IV Bisphosphonate Treatment May Up Atrial Fibrillation Risk in Older Cancer Patients

Emerging research suggests that older patients—65 and over—being treated for cancer with an intravenous (IV) <"http://www.yourlawyer.com/topics/overview/Bisphosphonates">bisphosphonate are at an increased risk for some adverse events, according to a report in Modern Medicine.

These patients are at an increased risk atrial fibrillation (AF), supraventricular tachycardia (SVT), and stroke, said Modern Medicine, citing Health Day News and research published last month in the Journal of Clinical Oncology, HealthDay News reported.

Bisphosphonates, sold under the brand names Actonel, Actonel+Ca, Aredia, Boniva, Didronel, Fosamax, Fosamax+D, Reclast, Skelid, and Zometa, are commonly used in tablet form to prevent and treat osteoporosis in post-menopausal women. Stronger forms of bisphosphonate drugs are used in the management of advanced cancers that have metastasized to the bone, where the disease often causes bone pain and possibly even fractures. When bisphosphonates are given in cancer chemotherapy, the drugs are given by IV in higher doses and usually for longer periods to minimize pain and to stave off the damage that the cancer causes to the bone.

Gregg S. Wilkinson, PhD, of the University of Texas Medical Branch, and his team looked at 13,714 patients not being treated with bisphosphonates and 6,857 patients being treated with bisphosphonates to review the link between IV bisphosphonates and the likelihood of AF, SVT, and stroke, said Modern Medicine. A so-called “modest” link was found between use of IV bisphosphonates and an increased risk of these disorders, added Modern Medicine.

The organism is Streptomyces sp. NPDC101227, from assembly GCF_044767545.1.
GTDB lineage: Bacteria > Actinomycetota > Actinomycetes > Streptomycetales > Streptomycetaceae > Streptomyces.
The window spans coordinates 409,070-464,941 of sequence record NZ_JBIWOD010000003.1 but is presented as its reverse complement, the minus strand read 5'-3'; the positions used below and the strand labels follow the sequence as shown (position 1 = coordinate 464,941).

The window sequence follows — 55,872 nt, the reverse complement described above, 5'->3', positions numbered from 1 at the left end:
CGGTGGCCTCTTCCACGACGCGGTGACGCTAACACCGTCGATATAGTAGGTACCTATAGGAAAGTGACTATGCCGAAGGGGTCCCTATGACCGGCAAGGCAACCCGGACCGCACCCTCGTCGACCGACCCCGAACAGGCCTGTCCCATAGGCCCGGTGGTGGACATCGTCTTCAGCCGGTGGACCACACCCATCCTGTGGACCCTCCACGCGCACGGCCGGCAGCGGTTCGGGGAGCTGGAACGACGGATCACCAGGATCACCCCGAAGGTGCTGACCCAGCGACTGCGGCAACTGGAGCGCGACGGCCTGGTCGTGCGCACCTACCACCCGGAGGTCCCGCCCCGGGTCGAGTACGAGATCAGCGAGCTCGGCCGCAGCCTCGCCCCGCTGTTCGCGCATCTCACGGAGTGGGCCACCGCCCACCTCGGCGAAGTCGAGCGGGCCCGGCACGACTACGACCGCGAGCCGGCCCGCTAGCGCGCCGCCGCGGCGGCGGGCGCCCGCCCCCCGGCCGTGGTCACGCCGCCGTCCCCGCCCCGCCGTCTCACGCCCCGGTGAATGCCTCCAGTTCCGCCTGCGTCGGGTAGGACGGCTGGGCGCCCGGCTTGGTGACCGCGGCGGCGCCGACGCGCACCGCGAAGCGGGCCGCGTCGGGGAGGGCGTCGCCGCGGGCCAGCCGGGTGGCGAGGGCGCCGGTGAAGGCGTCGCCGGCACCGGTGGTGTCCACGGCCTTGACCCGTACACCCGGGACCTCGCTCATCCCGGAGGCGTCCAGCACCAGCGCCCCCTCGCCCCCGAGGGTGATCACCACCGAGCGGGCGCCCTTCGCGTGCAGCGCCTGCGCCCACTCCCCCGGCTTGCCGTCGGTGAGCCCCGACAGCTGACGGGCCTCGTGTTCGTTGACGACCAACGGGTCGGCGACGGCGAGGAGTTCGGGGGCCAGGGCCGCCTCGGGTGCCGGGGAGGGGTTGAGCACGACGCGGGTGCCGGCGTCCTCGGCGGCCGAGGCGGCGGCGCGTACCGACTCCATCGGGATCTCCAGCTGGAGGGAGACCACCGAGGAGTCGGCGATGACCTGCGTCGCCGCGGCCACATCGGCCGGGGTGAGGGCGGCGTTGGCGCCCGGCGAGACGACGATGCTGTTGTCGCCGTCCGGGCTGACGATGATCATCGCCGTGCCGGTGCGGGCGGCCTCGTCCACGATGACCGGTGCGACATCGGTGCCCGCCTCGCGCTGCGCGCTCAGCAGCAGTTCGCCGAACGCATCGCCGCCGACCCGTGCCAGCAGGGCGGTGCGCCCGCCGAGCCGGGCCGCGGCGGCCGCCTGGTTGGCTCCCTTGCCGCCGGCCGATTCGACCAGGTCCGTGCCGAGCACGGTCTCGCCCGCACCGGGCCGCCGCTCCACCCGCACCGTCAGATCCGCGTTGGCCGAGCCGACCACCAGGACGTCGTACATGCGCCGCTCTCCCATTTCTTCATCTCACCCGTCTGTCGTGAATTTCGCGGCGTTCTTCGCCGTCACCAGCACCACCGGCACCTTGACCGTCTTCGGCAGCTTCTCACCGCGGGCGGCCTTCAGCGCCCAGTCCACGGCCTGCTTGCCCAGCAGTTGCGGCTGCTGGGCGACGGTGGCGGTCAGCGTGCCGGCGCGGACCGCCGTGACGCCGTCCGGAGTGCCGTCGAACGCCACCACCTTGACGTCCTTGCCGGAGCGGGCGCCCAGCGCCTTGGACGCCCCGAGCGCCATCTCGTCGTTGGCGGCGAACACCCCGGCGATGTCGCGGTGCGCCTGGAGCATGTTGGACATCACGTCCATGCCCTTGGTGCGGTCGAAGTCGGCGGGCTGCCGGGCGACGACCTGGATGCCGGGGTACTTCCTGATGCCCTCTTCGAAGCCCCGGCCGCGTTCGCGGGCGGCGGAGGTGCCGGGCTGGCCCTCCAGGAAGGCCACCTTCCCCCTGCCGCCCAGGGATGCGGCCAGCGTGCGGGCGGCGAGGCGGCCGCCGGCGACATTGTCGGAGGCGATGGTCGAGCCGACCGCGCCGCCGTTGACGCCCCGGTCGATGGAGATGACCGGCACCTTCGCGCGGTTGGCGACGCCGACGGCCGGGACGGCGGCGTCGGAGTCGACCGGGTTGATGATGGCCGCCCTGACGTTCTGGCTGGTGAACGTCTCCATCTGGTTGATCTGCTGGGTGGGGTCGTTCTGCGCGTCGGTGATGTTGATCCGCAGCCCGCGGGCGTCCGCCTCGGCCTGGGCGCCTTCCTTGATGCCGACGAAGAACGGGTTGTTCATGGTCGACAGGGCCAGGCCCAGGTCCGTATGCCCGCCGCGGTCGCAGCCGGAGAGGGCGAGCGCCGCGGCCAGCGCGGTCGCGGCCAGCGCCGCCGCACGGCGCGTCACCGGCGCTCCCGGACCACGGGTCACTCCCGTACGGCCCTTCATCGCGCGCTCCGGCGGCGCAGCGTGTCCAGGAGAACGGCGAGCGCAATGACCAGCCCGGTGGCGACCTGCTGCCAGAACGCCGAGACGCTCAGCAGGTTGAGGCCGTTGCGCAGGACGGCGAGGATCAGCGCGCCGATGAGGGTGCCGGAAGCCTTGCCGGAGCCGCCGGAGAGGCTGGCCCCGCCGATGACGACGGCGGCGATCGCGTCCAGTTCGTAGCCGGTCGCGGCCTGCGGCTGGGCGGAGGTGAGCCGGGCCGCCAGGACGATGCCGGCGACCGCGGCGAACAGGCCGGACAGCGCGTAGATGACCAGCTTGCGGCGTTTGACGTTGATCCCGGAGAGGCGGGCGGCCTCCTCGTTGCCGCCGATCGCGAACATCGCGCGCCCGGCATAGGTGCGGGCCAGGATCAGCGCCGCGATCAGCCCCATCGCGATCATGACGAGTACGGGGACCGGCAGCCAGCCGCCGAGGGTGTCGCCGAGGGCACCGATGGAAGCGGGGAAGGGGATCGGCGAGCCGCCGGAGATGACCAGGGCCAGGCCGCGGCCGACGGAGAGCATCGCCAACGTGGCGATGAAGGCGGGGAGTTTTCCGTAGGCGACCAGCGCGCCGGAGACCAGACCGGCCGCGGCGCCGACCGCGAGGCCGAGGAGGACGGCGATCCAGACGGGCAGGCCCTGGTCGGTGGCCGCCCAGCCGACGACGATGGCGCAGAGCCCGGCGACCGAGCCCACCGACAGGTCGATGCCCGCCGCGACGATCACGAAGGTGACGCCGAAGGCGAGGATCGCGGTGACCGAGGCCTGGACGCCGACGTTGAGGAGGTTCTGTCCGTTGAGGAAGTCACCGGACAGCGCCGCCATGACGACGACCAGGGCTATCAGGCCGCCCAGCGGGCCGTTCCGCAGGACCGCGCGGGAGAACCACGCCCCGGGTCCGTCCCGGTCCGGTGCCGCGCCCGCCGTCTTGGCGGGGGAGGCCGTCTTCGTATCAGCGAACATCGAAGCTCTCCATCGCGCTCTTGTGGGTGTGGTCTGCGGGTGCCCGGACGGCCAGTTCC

Earlier this month we wrote that some doctors are recommending that women take a break from Fosamax and other bisphosphonates. The recommendations come amid growing concern that such drugs may do more harm than good. Since the first bisphosphonate came on the market 15 years ago, millions of women have taken them for osteoporosis.

Recently, the US Food & Drug Administration (FDA) added warnings to the labels of some oral bisphosphonates after studies showed long-term use of the drugs could be linked to a rare type of thigh fracture. The new warnings are ironic, considering that people with osteoporosis take bisphosphonates to prevent broken bones.

The use of Fosamax and other bisphosphonates has also been associated with osteonecrosis of the jaw (ONJ), or dead jaw syndrome, a condition in which the bone tissue in the jaw fails to heal after minor trauma such as a tooth extraction, causing the bone to be exposed and which can eventually lead to infection and fracture and may require long-term antibiotic therapy or surgery to remove the dying bone tissue. In 2005, the FDA ordered that the label for Fosamax and other bisphosphonates be updated to include warnings about ONJ.

Help filing claims and other legal assistance for the victims of bisphosphonates such as Actonel, Actonel+Ca, Aredia, Boniva, Didronel, Fosamax, Fosamax+D, Reclast, Skelid, and Zometa is available at <"http://www.yourlawyer.com/topics/overview/Bisphosphonates">www.YourLawyer.com.

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